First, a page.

• This can be fixed by using a volumetric cuboid selection, dx, dy, and dz, like so: @p[dx=0]. This selects the nearest player whose hitbox is within the same block as the arrow. This isn't perfect, either, though.

Issue 4: storing Motion

  • You stored the arrow's x, y, and z motion onto a scoreboard. In your command, you only test for x motion, but you also only test for a motion of positive 2 or greater. This means that if the arrow is traveling in the z direction, your selector would fail. Or, if the arrow is traveling in the negative x direction, the x motion would actually be negative 2. Also, if the arrow is traveling in a diagonal direction, it's x, y, and z components might all be less than 2, but the total speed of the arrow might be high enough to deal full damage.

Issue 5: using only one part of the UUID

  • In your question, you said that the "first object in the IntArray will always be unique". I'm not sure that is true, I believe that it is possible for 2 entities to have the same UUID[0] but differ in the other 3 UUID parts. I bring this up not because this is what caused your command to fail, but it is a possible, albeit unlikely source of failure.

The Situation

I'm glad you gave context, because your situation is quite complex. You need to detect arrow hits, what type of arrow it was, if the player died, the player who killed them, etc.

I didn't really see how what you tried would manage to fit in with all these factors, so I came up with a different approach.

To solve your problem, we need a few key components.

To identify the custom arrow, we will be using an amplifier-based identification system. This will allow you to create all the special arrow effects and death messages you want.

To detect where the arrow lands, we will be using a passenger system. This is primarily used to save the tipped arrow's custom effect even after the arrow hits a player and ceases to exist. It will also be useful if we want to run a special arrow effect at the location the arrow hit.

To detect a player death and their killer, we will be using good ol' scoreboards.

These will all be explained in the next section.


The Datapack Explanation

My answer here uses a datapack, because for large projects like these, command blocks lack the necessary power. Here is the file. Make sure to unzip it, then place it in .minecraft/saves/YOUR_WORLD_NAME/datapacks.

I recommend to download the datapack so you can follow along with the explanation.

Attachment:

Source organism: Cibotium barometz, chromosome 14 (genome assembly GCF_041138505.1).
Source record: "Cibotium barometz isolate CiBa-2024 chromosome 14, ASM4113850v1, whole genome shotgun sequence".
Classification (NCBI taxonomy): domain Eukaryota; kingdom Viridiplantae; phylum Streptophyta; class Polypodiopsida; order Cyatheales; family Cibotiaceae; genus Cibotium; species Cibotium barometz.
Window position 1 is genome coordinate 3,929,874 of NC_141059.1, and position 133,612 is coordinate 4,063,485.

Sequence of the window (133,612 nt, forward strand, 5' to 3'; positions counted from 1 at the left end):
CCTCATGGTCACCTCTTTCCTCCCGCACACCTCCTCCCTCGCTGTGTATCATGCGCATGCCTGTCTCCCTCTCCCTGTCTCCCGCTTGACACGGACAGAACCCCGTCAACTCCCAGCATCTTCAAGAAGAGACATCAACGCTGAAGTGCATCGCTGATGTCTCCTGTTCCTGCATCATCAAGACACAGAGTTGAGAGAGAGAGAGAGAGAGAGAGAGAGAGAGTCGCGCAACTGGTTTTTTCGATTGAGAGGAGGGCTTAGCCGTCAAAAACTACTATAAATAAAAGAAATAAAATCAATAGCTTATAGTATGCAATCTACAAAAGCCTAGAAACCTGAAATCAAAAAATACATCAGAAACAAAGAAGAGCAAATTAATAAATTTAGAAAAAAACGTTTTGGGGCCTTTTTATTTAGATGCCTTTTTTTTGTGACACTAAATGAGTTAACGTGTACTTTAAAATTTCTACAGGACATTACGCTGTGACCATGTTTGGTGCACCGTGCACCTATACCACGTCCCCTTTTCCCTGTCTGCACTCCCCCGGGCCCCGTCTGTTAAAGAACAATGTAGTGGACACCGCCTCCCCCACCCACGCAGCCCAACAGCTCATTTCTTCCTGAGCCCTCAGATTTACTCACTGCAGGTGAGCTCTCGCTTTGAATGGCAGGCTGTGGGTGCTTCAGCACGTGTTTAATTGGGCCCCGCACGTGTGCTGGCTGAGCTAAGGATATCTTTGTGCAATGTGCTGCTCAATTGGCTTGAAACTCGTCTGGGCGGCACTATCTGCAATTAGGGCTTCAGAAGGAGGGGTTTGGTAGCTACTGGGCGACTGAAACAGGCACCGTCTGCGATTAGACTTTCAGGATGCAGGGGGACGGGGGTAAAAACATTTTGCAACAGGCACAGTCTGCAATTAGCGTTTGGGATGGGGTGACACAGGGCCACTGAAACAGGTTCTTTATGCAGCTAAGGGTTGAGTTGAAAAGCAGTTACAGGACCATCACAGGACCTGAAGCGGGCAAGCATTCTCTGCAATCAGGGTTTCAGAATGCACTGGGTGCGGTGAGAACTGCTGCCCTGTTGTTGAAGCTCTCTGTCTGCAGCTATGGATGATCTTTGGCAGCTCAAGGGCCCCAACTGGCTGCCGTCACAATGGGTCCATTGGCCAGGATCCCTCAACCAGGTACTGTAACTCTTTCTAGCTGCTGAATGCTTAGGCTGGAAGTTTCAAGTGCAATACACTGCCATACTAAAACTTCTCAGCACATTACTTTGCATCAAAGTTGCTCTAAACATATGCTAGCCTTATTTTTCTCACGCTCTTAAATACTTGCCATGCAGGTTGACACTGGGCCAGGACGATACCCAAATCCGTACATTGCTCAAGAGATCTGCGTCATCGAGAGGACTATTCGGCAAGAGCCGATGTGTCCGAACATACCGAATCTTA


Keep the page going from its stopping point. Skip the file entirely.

The explanation will begin with the main.mcfunction file, located in data/custom_arrows/functions/dont_edit. This function will run every tick, as specified in data/minecraft/tags/functions/tick.json.

execute as @e[type=arrow,tag=!checked] run function custom_arrows:dont_edit/new
...

First line of the file—similar to your approach, I use a tag called checked to initialize all the arrows that are shot. These new arrows run the function data/custom_arrows/functions/dont_edit/new:

execute at @s run summon arrow ~ ~ ~ {Tags:["checked","new"],Passengers:[{id:"minecraft:marker",Tags:["arrow_rider"]}]}
data modify entity @e[type=arrow,tag=new,limit=1] Motion set from entity @s Motion
data modify entity @e[type=arrow,tag=new,limit=1] Fire set from entity @s Fire
data modify entity @e[type=arrow,tag=new,limit=1] pickup set from entity @s pickup
data modify entity @e[type=arrow,tag=new,limit=1] player set from entity @s player
data modify entity @e[type=arrow,tag=new,limit=1] Owner set from entity @s Owner
data modify entity @e[type=arrow,tag=new,limit=1] damage set from entity @s damage
data modify entity @e[type=arrow,tag=new,limit=1] crit set from entity @s crit
data modify entity @e[type=arrow,tag=new,limit=1] ShotFromCrossbow set from entity @s ShotFromCrossbow
data modify entity @e[type=arrow,tag=new,limit=1] PierceLevel set from entity @s PierceLevel
data modify entity @e[type=arrow,tag=new,limit=1] SoundEvent set from entity @s SoundEvent
data modify entity @e[type=arrow,tag=new,limit=1] Color set from entity @s Color
data modify entity @e[type=arrow,tag=new,limit=1] Potion set from entity @s Potion
data modify entity @e[type=arrow,tag=new,limit=1] CustomPotionEffects set from entity @s CustomPotionEffects
data modify entity @e[type=marker,tag=arrow_rider,limit=1] data set from entity @s CustomPotionEffects[]

kill @s
tag @e[type=arrow,tag=new,limit=1] remove new

This might seem like a lot, but all it does is summon a new arrow that is identical, then killing the original. It does this by using lots of data modify commands to copy all the important data. The only difference is that it has a passenger riding on it; a marker entity. As explained in the passenger system video, This marker entity will remain behind even when the projectile hits an entity and disappears. This is important, because we want to know what arrow hit the player, even if they died. To do this, we also copy the original arrow's CustomPotionEffects onto the marker entity's data tag.